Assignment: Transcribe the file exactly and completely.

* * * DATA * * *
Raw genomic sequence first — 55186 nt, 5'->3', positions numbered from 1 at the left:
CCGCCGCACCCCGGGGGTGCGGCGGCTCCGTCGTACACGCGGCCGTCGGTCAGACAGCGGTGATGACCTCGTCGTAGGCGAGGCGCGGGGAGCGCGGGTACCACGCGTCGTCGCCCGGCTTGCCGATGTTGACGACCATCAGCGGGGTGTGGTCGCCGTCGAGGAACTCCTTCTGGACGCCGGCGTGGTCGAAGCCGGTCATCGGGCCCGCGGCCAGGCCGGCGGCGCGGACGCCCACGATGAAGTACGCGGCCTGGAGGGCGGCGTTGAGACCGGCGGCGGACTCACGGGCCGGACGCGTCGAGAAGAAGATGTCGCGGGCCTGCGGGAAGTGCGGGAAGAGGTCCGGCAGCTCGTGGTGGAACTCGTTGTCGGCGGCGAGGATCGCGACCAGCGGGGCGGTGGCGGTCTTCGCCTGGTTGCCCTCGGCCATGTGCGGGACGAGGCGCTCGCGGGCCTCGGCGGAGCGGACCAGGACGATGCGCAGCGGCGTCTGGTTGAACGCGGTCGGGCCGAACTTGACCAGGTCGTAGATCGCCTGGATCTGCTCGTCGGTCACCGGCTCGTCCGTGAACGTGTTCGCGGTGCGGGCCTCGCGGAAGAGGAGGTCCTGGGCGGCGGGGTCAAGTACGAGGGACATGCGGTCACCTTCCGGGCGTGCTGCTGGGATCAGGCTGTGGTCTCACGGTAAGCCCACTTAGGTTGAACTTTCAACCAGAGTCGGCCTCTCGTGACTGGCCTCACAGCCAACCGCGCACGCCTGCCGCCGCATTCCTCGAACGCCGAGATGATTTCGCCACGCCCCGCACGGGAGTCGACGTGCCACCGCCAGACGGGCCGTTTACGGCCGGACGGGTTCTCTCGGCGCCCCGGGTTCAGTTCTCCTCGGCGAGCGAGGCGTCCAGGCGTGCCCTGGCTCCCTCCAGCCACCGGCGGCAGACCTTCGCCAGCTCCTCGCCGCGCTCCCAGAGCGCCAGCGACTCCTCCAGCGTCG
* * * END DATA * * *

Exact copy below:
Raw genomic sequence first — 55186 nt, 5'->3', positions numbered from 1 at the left:
CCGCCGCACCCCGGGGGTGCGGCGGCTCCGTCGTACACGCGGCCGTCGGTCAGACAGCGGTGATGACCTCGTCGTAGGCGAGGCGCGGGGAGCGCGGGTACCACGCGTCGTCGCCCGGCTTGCCGATGTTGACGACCATCAGCGGGGTGTGGTCGCCGTCGAGGAACTCCTTCTGGACGCCGGCGTGGTCGAAGCCGGTCATCGGGCCCGCGGCCAGGCCGGCGGCGCGGACGCCCACGATGAAGTACGCGGCCTGGAGGGCGGCGTTGAGACCGGCGGCGGACTCACGGGCCGGACGCGTCGAGAAGAAGATGTCGCGGGCCTGCGGGAAGTGCGGGAAGAGGTCCGGCAGCTCGTGGTGGAACTCGTTGTCGGCGGCGAGGATCGCGACCAGCGGGGCGGTGGCGGTCTTCGCCTGGTTGCCCTCGGCCATGTGCGGGACGAGGCGCTCGCGGGCCTCGGCGGAGCGGACCAGGACGATGCGCAGCGGCGTCTGGTTGAACGCGGTCGGGCCGAACTTGACCAGGTCGTAGATCGCCTGGATCTGCTCGTCGGTCACCGGCTCGTCCGTGAACGTGTTCGCGGTGCGGGCCTCGCGGAAGAGGAGGTCCTGGGCGGCGGGGTCAAGTACGAGGGACATGCGGTCACCTTCCGGGCGTGCTGCTGGGATCAGGCTGTGGTCTCACGGTAAGCCCACTTAGGTTGAACTTTCAACCAGAGTCGGCCTCTCGTGACTGGCCTCACAGCCAACCGCGCACGCCTGCCGCCGCATTCCTCGAACGCCGAGATGATTTCGCCACGCCCCGCACGGGAGTCGACGTGCCACCGCCAGACGGGCCGTTTACGGCCGGACGGGTTCTCTCGGCGCCCCGGGTTCAGTTCTCCTCGGCGAGCGAGGCGTCCAGGCGTGCCCTGGCTCCCTCCAGCCACCGGCGGCAGACCTTCGCCAGCTCCTCGCCGCGCTCCCAGAGCGCCAGCGACTCCTCCAGCGTCG